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ISRN Public Health
Volume 2013 (2013), Article ID 325410, 8 pages
Research Article

Occupational Exposure to Respirable Suspended Particulate Matter and Lung Functions Deterioration of Steel Workers: An Exploratory Study in India

1Department of Industrial & Production Engineering, Dr. B. R. Ambedkar National Institute of Technology, Jalandhar, Punjab 144044, India
2Department of Physiology, All India Institute of Medical Science, New Delhi, India

Received 14 May 2013; Accepted 1 July 2013

Academic Editors: V. H. Borja-Aburto and I. Szadkowska-Stanczyk

Copyright © 2013 Lakhwinder Pal Singh et al. This is an open access article distributed under the Creative Commons Attribution License, which permits unrestricted use, distribution, and reproduction in any medium, provided the original work is properly cited.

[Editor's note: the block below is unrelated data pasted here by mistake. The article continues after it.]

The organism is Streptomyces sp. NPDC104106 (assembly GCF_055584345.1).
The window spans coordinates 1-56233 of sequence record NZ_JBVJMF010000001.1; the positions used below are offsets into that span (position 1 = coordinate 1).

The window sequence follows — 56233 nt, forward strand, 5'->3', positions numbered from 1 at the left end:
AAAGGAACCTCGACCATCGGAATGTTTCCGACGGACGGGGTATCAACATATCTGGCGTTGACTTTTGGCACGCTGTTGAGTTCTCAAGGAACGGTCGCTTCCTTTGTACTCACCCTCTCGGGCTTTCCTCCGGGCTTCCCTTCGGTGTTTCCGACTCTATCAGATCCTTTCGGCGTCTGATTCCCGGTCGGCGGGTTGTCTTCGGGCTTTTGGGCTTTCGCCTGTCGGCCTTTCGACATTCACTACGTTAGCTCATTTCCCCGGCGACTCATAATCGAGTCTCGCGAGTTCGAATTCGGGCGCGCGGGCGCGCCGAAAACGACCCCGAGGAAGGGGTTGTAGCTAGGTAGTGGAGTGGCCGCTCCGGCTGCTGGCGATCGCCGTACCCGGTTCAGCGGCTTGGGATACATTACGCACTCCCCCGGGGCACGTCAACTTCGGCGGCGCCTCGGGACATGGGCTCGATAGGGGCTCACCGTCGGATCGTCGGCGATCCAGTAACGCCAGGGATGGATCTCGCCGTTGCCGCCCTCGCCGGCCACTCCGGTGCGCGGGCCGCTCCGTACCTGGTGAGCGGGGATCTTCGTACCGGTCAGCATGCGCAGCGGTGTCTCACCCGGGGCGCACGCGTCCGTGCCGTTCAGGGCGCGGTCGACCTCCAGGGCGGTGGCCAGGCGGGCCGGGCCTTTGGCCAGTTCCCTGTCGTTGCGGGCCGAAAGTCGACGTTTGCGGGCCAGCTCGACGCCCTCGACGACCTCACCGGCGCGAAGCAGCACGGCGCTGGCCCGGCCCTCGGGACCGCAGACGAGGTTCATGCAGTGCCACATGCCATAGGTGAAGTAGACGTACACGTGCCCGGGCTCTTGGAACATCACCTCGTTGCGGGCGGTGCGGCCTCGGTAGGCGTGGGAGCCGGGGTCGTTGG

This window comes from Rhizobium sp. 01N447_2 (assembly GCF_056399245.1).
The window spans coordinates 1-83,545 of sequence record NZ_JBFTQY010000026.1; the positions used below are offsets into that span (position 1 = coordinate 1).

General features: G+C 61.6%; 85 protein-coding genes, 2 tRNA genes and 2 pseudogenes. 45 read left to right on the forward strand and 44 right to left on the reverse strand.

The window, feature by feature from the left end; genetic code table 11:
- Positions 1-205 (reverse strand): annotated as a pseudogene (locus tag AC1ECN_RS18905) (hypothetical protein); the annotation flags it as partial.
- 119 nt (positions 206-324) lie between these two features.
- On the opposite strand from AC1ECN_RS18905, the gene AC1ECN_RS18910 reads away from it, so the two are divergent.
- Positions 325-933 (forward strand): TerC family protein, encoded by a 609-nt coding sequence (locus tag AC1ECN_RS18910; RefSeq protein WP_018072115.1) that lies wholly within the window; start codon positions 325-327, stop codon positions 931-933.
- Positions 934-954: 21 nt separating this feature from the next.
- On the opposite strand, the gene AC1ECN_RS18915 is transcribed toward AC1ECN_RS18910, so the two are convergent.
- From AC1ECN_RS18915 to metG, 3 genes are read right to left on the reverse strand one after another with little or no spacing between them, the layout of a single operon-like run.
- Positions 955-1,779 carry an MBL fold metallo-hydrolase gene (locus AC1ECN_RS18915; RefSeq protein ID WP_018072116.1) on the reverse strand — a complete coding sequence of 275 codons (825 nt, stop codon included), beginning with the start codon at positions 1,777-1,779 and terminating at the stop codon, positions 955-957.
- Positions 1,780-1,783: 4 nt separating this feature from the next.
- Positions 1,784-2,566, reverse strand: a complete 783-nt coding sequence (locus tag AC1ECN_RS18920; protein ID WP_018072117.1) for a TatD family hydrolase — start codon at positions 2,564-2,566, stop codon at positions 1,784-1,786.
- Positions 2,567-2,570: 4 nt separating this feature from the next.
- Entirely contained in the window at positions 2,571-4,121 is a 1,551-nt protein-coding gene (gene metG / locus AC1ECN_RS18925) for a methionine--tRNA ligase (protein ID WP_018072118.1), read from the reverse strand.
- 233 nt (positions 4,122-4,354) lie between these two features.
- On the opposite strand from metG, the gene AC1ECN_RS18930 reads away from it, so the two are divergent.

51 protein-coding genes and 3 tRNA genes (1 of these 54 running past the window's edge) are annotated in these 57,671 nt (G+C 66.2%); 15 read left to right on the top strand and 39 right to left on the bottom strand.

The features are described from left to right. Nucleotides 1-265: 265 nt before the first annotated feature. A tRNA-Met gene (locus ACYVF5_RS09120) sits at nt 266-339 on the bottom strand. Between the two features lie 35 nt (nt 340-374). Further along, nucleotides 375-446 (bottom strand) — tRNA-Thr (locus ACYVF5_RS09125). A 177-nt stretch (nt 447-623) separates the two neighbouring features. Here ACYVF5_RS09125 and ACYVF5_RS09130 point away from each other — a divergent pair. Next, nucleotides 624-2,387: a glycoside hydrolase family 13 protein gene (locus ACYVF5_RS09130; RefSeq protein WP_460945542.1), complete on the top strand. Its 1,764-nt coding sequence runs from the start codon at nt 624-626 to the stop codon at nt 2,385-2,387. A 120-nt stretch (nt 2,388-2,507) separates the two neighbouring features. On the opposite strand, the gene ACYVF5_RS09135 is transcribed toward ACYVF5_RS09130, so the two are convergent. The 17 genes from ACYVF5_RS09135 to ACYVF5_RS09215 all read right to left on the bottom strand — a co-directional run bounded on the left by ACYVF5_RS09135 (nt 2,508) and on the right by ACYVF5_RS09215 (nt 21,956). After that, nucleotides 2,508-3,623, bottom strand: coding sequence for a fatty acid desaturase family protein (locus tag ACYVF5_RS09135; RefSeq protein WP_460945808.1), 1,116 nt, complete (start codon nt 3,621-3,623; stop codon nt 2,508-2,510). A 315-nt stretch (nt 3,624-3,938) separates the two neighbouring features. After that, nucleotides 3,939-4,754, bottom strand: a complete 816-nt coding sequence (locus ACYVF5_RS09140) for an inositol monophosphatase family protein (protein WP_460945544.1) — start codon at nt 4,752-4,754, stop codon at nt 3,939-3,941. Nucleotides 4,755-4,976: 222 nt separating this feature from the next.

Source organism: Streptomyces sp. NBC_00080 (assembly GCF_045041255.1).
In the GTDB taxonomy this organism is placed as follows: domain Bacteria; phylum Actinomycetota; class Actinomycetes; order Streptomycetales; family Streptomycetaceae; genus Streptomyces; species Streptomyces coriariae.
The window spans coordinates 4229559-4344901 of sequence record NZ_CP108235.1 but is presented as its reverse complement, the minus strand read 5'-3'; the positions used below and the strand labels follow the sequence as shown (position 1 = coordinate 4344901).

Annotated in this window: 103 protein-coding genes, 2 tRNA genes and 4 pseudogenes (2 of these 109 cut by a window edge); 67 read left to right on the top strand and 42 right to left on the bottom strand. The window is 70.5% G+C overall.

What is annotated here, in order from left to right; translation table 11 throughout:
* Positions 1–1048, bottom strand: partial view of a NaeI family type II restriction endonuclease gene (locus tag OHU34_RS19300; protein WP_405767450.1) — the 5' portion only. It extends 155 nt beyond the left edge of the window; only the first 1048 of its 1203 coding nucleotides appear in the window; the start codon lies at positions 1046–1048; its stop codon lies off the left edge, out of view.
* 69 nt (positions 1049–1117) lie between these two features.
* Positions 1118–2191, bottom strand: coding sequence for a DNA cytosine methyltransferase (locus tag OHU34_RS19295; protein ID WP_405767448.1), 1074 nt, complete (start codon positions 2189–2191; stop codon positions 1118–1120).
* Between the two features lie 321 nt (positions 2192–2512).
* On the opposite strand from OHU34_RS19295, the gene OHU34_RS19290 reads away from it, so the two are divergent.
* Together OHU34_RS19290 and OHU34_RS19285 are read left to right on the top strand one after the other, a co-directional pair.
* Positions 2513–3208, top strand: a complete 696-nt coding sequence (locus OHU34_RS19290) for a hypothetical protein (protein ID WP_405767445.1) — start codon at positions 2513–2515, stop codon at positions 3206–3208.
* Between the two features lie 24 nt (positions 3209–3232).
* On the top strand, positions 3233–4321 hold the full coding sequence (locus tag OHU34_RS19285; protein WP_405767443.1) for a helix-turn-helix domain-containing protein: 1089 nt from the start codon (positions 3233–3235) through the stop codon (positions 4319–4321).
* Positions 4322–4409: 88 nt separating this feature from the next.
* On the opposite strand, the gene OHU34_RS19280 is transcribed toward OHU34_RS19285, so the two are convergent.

Objective. Manufacturing industry, especially casting and forging (iron and steel) industry, comprises a major part of the occupation in India. However, health protection is still ignored. Therefore the present study explores the respiratory symptoms among steel workers and subsequently measured the level of exposure to RSPM and lung functions parameters using spirometry investigation. Method. Present study assessed the level of respiratory symptoms through questionnaire survey of 572 workers, out of which 309 workers and another control group of 74 subjects were assessed for the spirometry test. Both of the groups were statistically matched for age and BMI. Students’ t-test and one-way ANOVA were used to compare the various subgroups. Results. The results reveal that workers are exposed to higher respirable suspended particulate matter (RSPM) levels than the limit of 5 mg/m3 prescribed by Indian factory act. The spirometric parameters such as FVC, FEV1, FEV1/FVC ratio, FEF25–75, PEFR, PIFR, and FIVC were significantly lower in exposed group than in controls. In the present scenario the iron and steel SMEs of the region are very much lagging behind in implementing the occupational health and safety practices. Conclusions. The majority of the workers were not wearing proper PPEs like masks due to ergonomically bad design, and at the same time they were working 60 to 72 hrs/week, which leads to very high level of exposure to RSPM. Therefore, the workers were under higher risk of lungs functions deterioration.